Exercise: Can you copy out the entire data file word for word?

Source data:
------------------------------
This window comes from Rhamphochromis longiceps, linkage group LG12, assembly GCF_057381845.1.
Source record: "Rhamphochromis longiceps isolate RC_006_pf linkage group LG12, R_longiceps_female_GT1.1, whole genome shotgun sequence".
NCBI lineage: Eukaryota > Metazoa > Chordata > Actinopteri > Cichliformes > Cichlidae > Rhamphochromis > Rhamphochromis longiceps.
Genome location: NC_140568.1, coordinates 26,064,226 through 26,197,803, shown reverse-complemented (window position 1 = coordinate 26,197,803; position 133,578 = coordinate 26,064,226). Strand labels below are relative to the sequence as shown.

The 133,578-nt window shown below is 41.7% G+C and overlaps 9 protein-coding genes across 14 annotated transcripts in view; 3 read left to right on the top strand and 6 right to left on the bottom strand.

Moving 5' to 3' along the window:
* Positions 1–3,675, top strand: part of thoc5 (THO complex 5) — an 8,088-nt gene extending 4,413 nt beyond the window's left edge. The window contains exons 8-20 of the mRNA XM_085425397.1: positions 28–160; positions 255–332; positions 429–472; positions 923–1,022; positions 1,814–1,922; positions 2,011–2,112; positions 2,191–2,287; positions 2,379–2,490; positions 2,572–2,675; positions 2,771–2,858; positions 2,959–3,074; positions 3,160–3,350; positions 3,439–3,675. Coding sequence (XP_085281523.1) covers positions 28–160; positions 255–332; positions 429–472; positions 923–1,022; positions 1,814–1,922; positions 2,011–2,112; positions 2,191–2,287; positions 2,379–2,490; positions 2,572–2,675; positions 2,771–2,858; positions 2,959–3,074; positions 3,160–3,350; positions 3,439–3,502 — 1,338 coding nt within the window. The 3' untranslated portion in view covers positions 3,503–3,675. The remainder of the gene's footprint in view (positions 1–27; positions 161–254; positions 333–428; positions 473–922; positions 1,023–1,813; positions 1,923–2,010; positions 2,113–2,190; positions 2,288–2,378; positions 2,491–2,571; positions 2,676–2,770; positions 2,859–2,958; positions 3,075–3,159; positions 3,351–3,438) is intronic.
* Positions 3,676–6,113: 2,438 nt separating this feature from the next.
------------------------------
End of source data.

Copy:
This window comes from Rhamphochromis longiceps, linkage group LG12, assembly GCF_057381845.1.
Source record: "Rhamphochromis longiceps isolate RC_006_pf linkage group LG12, R_longiceps_female_GT1.1, whole genome shotgun sequence".
NCBI lineage: Eukaryota > Metazoa > Chordata > Actinopteri > Cichliformes > Cichlidae > Rhamphochromis > Rhamphochromis longiceps.
Genome location: NC_140568.1, coordinates 26,064,226 through 26,197,803, shown reverse-complemented (window position 1 = coordinate 26,197,803; position 133,578 = coordinate 26,064,226). Strand labels below are relative to the sequence as shown.

The 133,578-nt window shown below is 41.7% G+C and overlaps 9 protein-coding genes across 14 annotated transcripts in view; 3 read left to right on the top strand and 6 right to left on the bottom strand.

Moving 5' to 3' along the window:
* Positions 1–3,675, top strand: part of thoc5 (THO complex 5) — an 8,088-nt gene extending 4,413 nt beyond the window's left edge. The window contains exons 8-20 of the mRNA XM_085425397.1: positions 28–160; positions 255–332; positions 429–472; positions 923–1,022; positions 1,814–1,922; positions 2,011–2,112; positions 2,191–2,287; positions 2,379–2,490; positions 2,572–2,675; positions 2,771–2,858; positions 2,959–3,074; positions 3,160–3,350; positions 3,439–3,675. Coding sequence (XP_085281523.1) covers positions 28–160; positions 255–332; positions 429–472; positions 923–1,022; positions 1,814–1,922; positions 2,011–2,112; positions 2,191–2,287; positions 2,379–2,490; positions 2,572–2,675; positions 2,771–2,858; positions 2,959–3,074; positions 3,160–3,350; positions 3,439–3,502 — 1,338 coding nt within the window. The 3' untranslated portion in view covers positions 3,503–3,675. The remainder of the gene's footprint in view (positions 1–27; positions 161–254; positions 333–428; positions 473–922; positions 1,023–1,813; positions 1,923–2,010; positions 2,113–2,190; positions 2,288–2,378; positions 2,491–2,571; positions 2,676–2,770; positions 2,859–2,958; positions 3,075–3,159; positions 3,351–3,438) is intronic.
* Positions 3,676–6,113: 2,438 nt separating this feature from the next.